Follow the leader

Hype, it was Helen Clark who was the kind of leader you describe. Don't you remember?

Survey very questionable

I agree with russandbev. The whole thing looks suspect to me and is certainly not scientific if people all around NZ could be included in the outcome.

What should I have done?

The 128 submissions from motorists, pedestrians, ratepayers, business, property owners, of which I am one. I am also a cyclist - does it matter what hat I wear when I fill out a submission?

Far from pointless survey

According to russandbev the survey on cycling was invalid because it "included two options - both involving SH1". That is a prime example of missing the point. The survey was constructed perfectly to evade consideration of plans other than those the survey wanted. Russandbev come close to answering their own criticism with "The questions that should have been asked if the truth was actually being sought...". And what questions should have been asked if apparent mass approval of an already-chosen plan was being sought?

Russandbev must be too young to remember Jenny Shipley's special brand of "consultation" - "we tell you and if you don't agree we say regretfully that we hadn't communicated well enough with the people" and go ahead anyway. She was a great leader, her example is being followed to this very day.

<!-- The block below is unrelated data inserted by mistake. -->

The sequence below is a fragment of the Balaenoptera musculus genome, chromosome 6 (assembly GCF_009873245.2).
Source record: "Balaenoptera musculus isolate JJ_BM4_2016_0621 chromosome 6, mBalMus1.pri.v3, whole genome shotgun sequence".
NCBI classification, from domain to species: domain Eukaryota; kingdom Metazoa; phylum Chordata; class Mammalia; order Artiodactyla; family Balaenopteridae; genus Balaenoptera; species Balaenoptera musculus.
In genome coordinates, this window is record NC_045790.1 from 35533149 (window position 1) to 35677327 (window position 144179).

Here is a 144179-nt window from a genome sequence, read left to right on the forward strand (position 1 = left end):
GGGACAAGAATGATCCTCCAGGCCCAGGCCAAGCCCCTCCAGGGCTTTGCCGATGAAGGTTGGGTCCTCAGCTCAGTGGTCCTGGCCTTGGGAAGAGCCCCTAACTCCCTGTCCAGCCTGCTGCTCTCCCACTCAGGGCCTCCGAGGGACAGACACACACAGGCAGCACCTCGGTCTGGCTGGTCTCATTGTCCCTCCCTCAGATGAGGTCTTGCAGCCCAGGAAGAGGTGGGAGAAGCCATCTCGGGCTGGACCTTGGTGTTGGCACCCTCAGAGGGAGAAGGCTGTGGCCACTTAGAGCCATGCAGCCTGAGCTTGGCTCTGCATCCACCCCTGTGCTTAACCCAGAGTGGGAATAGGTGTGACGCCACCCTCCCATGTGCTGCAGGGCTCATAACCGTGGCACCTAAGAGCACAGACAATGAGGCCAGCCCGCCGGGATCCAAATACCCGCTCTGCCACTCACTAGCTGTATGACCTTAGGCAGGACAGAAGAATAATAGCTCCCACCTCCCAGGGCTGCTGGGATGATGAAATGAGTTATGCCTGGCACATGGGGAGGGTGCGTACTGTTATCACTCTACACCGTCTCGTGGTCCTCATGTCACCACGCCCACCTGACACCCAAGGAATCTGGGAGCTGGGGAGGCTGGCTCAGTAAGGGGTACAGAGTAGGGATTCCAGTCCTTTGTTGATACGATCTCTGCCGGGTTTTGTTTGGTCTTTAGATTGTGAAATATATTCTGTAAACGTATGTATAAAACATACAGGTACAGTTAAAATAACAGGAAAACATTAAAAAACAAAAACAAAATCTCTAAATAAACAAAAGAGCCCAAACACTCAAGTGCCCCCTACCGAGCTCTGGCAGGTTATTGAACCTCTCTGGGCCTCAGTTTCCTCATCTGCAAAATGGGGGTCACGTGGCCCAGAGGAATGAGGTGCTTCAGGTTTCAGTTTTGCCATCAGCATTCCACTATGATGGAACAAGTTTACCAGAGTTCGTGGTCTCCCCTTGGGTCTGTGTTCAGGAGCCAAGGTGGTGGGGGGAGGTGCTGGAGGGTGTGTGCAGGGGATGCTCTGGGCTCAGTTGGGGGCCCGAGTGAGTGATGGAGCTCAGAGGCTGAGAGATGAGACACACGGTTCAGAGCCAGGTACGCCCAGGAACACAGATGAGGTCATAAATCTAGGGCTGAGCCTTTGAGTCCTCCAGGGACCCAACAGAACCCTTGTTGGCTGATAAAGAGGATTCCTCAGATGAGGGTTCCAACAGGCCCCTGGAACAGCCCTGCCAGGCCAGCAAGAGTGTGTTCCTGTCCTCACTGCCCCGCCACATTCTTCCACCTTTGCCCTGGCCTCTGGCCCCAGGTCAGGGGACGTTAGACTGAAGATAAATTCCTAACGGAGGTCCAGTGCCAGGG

Invalid survey

These survey results are completely pointless and are invalid because the survey only included two options - both involving SH1. The questions that should have been asked if the truth was actually being sought would have been:

1 Do you support cycle lanes in Dunedin?

2 If yes, do you support using SH1 to install such cycle lanes?

3 If yes, do you support single way or dual way cycle lanes?

4 If no, which route would you support?

This "survey" is nothing but nonsense.

Not a democratic majority

A majority of submissions means nothing other than a probably organised campaign. It is not a measure of majority Dunedin opinion.

1500 submissions via Spokes is interesting. Their Facebook page has 569 Likes, and they won't all be Dunedin residents. 

Submissions need to be considered on their merits, not on their numbers.